Another 56% of women, according to the research, have experienced employment discrimination.

Sexual violence has a profound impact on both bodily and emotional health.

Along with causing physical harm, it is associated with an increased chance of numerous issues with reproduction and sexual health, which may have both short-term and long-term repercussions.

Victims of sexual assault may experience severe negative effects on their welfare, including humiliation and exclusion from their families and other people.

Human trafficking is getting international attention as a severe violation of human rights.

After the trafficking of drugs and weapons, trafficking in human beings is the third-largest illegal industry in the world, and Malaysia is no exception.

Malaysia is a popular work destination for women, men and children from a variety of nations due to its geographic location and economic strength.

Undocumented immigrants frequently enter Malaysia legitimately, but later become undocumented for a variety of reasons, as detailed further in this section.

It’s crucial to remember that not all migrant workers are victims of human trafficking, but many of them are refugees, asylum seekers and stateless people.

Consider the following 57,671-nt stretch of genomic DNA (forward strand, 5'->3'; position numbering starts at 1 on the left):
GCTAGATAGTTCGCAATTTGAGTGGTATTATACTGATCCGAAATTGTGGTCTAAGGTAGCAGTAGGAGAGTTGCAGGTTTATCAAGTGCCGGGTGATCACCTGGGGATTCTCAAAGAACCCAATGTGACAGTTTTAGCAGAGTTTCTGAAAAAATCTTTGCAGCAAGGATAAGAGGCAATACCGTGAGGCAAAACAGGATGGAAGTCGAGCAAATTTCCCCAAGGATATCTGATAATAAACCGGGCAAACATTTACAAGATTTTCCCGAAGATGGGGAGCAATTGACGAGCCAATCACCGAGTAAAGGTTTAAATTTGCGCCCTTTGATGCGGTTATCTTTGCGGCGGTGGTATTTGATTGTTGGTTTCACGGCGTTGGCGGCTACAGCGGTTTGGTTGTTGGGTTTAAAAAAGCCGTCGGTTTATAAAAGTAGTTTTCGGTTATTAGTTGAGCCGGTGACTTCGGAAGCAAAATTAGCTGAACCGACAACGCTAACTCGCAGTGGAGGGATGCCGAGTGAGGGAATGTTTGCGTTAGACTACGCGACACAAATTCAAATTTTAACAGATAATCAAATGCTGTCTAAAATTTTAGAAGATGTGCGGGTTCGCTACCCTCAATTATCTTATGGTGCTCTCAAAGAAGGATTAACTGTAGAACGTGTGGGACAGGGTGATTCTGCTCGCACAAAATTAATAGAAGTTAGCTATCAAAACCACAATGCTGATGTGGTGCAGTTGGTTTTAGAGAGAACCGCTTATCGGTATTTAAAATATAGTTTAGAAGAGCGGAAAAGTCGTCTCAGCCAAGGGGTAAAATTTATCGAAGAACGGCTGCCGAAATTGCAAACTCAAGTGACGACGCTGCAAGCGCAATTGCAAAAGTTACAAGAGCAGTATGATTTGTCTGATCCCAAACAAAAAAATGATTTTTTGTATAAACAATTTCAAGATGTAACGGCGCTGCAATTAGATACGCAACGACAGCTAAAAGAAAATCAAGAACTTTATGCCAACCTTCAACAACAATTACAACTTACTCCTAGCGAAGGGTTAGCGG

According to the Borgen Project report, there are currently about 212,000 persons in Malaysia who are victims of human trafficking.

Based on the above-mentioned facts and figures, it is obvious that gender-based violence is soaring in Malaysia.

Therefore, it is high time to address this issue to achieve sustainable development goals by 2030.

Hence, we provide a few policy recommendations. The first step is raising public awareness and educating youngsters and teenagers.

Second, guarantee that professionals dealing with violence against women have specialised training.

Third, victimised women’s empowerment through effective support and aid structures that prevent secondary victimisation.

Fourth, national and international research, data gathering and networking should be created.

Fifth, increase public awareness of the issue and its horrible effects on individuals and society at large by organising or supporting conferences and informational campaigns. This will enable society to discuss violence against women openly and without bias or preconceptions.

Sixth, include information on how to treat family abuse and all other forms of violence against women in the basic training courses for police officers, judges and those in the clinical and social fields.

Seventh, civil rights educational interventions and sexual education programmes that emphasise gender equality and mutual respect should incorporate or reinforce a gender viewpoint.

Eighth, encourage the media to join in public awareness efforts about domestic abuse against women.

Ninth, encourage those responsible for municipal, regional and urban planning decisions to take into account the significance of improving women’s safety and reducing violent crimes in public places.

Finally, promote the creation of emergency responders, such as free, anonymous telephone helplines for those who have experienced violence or who are threatened by it.

Keep monitoring phone calls and assess the information gleaned from the assistance offered while upholding data protection standards.

The writer is a research fellow at the Ungku Aziz Centre for Development Studies (UAC), Universiti Malaya. Comments: